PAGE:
In a guest post for OJB, Neil Thurman highlights a new research report that suggests the increased availability of news on mobile platforms, and its harnessing of social networks—like Facebook—to power recommendations, comes at a price: stories that are less relevant to readers’ interests than those recommended by editors and found on news providers’ traditional websites.
Last week I published an inverted pyramid of data journalism which attempted to map processes from initial compilation of data through cleaning, contextualising, and combining that. The final stage – communication – needed a post of its own, so here it is.
UPDATE: Now in Spanish too.
Below is a diagram illustrating 6 different types of communication in data journalism. (I may have overlooked others, so please let me know if that’s the case.)
Modern data journalism has grown up alongside an enormous growth in visualisation, and this can sometimes lead us to overlook different ways of telling stories involving big numbers. The intention of the following is to act as a primer for ensuring all options are considered.
This is one of the best BBC projects I’ve seen in a while: Dimensions maps key events, places and things such as the Pakistan floods, the Gulf oil spill and the Afghanistan-Pakistan border – over your postcode.
It’s a simple idea, but hugely effective.
The prototype comes not from the corporation’s News arm – it was commissioned by History. Commissioning Executive for the Multi-Platform Team Max Gadney writes:
“Our challenge was to make it relevant to audiences.
“This is a common desire. Commissioning editors often want stuff ‘made relevant’ – TV producers might translate this as putting a celebrity in it – one we can relate to (Who Do You Think You Are does this very well). How does digital media make something relevant?”
Currently this is a prototype, so feedback is welcomed. I hope that News will be rubbing their hands at the potential applications and making their own suggestions for improvements on those lines.
For once we may be able to stop comparing things to the size of Wales. Unless, of course, you have a Welsh postcode.
This is a draft from a book chapter on data journalism (the first, on gathering data, is here; the section on interrogating data is here). I’d really appreciate any additions or comments you can make – particularly around considerations in visualisation. A further section on visualisation tools, can be found here.
“At their best, graphics are instruments for reasoning about quantitative information. Often the most effective way to describe, explore, and summarize a set of numbers – even a very large set – is to look at pictures of those numbers.” (Edward Tufte, The Visual Display of Quantitative Information, 2001)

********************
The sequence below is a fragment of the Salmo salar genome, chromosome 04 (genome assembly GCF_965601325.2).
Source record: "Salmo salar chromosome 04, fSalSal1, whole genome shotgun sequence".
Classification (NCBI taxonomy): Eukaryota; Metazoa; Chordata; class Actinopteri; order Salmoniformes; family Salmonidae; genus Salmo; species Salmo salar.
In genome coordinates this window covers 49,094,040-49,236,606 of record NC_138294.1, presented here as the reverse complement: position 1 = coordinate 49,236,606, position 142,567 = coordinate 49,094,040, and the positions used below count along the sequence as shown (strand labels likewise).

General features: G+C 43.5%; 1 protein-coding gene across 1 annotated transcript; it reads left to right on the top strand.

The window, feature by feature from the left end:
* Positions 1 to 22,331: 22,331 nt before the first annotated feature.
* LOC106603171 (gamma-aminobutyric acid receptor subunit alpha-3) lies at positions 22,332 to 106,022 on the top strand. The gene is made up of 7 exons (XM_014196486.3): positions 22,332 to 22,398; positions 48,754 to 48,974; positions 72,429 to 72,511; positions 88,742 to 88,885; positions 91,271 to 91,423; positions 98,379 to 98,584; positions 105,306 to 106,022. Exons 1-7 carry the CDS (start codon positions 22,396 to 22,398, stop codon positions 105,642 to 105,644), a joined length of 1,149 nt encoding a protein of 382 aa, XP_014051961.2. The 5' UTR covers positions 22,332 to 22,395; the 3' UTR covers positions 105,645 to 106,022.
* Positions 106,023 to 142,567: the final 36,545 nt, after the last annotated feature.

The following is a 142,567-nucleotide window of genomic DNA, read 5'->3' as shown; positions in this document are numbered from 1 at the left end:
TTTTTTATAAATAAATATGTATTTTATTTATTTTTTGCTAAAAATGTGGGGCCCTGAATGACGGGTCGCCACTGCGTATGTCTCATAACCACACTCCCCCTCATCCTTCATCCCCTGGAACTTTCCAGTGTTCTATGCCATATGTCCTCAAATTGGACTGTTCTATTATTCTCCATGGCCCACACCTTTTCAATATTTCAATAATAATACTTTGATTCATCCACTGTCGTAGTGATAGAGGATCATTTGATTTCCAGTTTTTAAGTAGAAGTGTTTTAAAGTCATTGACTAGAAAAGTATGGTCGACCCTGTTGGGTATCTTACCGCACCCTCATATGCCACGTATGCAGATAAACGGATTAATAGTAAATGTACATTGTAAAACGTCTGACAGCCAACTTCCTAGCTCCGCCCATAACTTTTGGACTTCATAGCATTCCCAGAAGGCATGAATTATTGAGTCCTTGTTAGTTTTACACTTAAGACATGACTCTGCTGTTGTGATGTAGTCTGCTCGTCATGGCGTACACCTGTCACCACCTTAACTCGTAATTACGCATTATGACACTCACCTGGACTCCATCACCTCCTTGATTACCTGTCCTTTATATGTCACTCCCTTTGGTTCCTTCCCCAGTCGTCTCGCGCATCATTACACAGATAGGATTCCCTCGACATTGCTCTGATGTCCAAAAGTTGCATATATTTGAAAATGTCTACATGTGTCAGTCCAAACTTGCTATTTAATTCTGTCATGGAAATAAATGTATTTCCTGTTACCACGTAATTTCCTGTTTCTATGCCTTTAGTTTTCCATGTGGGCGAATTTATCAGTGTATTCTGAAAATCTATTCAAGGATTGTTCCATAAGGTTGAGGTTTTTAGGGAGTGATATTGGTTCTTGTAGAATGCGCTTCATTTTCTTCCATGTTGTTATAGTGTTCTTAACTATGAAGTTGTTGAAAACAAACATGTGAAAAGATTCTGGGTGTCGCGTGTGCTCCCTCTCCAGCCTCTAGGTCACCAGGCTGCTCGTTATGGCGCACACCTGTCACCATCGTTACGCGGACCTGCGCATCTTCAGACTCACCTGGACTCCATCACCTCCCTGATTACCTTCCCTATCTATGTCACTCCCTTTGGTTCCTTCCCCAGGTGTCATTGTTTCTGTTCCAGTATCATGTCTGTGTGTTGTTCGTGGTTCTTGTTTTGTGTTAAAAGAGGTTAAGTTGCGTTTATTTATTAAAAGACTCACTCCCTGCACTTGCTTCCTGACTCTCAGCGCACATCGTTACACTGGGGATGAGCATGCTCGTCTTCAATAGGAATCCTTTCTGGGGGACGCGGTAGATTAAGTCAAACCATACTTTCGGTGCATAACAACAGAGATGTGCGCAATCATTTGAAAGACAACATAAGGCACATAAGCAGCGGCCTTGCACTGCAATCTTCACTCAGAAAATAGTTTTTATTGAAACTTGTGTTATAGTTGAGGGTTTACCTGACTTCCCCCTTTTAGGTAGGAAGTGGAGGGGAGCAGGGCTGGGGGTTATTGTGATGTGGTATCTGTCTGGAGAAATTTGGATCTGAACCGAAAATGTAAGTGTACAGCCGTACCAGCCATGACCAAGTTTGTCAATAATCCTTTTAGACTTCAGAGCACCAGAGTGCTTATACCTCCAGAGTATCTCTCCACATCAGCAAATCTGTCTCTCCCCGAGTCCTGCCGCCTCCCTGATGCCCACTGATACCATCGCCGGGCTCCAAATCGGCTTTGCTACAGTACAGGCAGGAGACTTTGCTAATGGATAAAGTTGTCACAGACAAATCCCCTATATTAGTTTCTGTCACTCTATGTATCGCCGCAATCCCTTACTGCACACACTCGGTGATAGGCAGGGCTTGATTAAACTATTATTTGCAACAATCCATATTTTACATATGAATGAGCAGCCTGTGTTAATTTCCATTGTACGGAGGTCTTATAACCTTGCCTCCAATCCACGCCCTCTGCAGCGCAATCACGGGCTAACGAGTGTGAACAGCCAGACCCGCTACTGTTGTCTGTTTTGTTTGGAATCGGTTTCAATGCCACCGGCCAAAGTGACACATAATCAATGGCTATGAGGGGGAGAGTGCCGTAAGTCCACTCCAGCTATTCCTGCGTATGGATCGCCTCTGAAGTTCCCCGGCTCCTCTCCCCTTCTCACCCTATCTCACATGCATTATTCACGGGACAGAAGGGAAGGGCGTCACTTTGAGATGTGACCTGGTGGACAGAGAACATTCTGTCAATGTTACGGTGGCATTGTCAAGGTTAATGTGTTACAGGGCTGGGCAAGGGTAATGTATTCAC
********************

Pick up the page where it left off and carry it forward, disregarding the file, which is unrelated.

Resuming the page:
Visualisation is the process of giving a graphic form to information which is often otherwise dry or impenetrable. Classic examples of visualisation include turning a table into a bar chart, or a series of percentage values into a pie chart – but the increasing power of both computer analysis and graphic design software have seen the craft of visualisation develop with increasing sophistication. In larger organisations the data journalist may work with a graphic artist to produce an infographic that visualises their story – but in smaller teams, in the initial stages of a story, or when speed is of the essence they are likely to need to use visualisation tools to give form to their data.
Broadly speaking there are two typical reasons for visualising data: to find a story; or to tell one. Quite often, it is both. Continue reading
Elections bring out the best in online journalism. News organisations have plenty of time to plan, there’s a global audience up for grabs, and the material lends itself to interactive treatment (voter opinions; candidates’ stances on various issues; statistics and databases; constant updates; personalisation).
Not only that, but the electorate is using the internet for election news more than any other medium apart from television (and here are some reasons why).
The New York Times and LinkedIn have entered into a partnership that will see LinkedIn users “shown personalized news targeting their industry verticals … and will then be prompted to share those stories will professional associates.” Meanwhile, NYT readers will see a widget directing them to LinkedIn (see image below). Continue reading
“Techcrunch and Huomah are reporting that Google is looking into launching a Do It Yourself Publishing Service for Magazines.”The patent abstract says that Google is investigating
“A method includes receiving personalized content from a plurality of content sources. The personalized content is based on user input. The method further includes receiving a personalized advertisement based on user input, and creating a customized publication including the personalized content and the personalized advertisement.”"
More here. Thanks to Richard Grimes of the NUJ New Media mailing list for the link.